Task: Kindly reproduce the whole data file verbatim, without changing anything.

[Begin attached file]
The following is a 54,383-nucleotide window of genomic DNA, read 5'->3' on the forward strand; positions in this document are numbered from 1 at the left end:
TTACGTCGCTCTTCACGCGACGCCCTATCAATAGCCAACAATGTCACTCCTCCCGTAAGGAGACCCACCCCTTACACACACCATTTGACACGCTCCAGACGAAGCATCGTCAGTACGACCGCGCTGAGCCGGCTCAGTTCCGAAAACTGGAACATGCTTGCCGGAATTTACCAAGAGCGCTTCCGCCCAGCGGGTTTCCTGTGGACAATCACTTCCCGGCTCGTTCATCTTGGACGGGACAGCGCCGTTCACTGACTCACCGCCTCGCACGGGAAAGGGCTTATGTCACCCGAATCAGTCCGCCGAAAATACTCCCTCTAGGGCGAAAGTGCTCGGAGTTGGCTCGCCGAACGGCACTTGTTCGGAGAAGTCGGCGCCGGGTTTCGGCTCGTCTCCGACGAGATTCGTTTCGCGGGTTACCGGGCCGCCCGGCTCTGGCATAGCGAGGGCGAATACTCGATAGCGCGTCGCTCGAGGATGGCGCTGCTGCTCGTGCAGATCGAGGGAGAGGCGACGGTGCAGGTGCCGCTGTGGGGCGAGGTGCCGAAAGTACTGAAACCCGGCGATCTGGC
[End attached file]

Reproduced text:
The following is a 54,383-nucleotide window of genomic DNA, read 5'->3' on the forward strand; positions in this document are numbered from 1 at the left end:
TTACGTCGCTCTTCACGCGACGCCCTATCAATAGCCAACAATGTCACTCCTCCCGTAAGGAGACCCACCCCTTACACACACCATTTGACACGCTCCAGACGAAGCATCGTCAGTACGACCGCGCTGAGCCGGCTCAGTTCCGAAAACTGGAACATGCTTGCCGGAATTTACCAAGAGCGCTTCCGCCCAGCGGGTTTCCTGTGGACAATCACTTCCCGGCTCGTTCATCTTGGACGGGACAGCGCCGTTCACTGACTCACCGCCTCGCACGGGAAAGGGCTTATGTCACCCGAATCAGTCCGCCGAAAATACTCCCTCTAGGGCGAAAGTGCTCGGAGTTGGCTCGCCGAACGGCACTTGTTCGGAGAAGTCGGCGCCGGGTTTCGGCTCGTCTCCGACGAGATTCGTTTCGCGGGTTACCGGGCCGCCCGGCTCTGGCATAGCGAGGGCGAATACTCGATAGCGCGTCGCTCGAGGATGGCGCTGCTGCTCGTGCAGATCGAGGGAGAGGCGACGGTGCAGGTGCCGCTGTGGGGCGAGGTGCCGAAAGTACTGAAACCCGGCGATCTGGC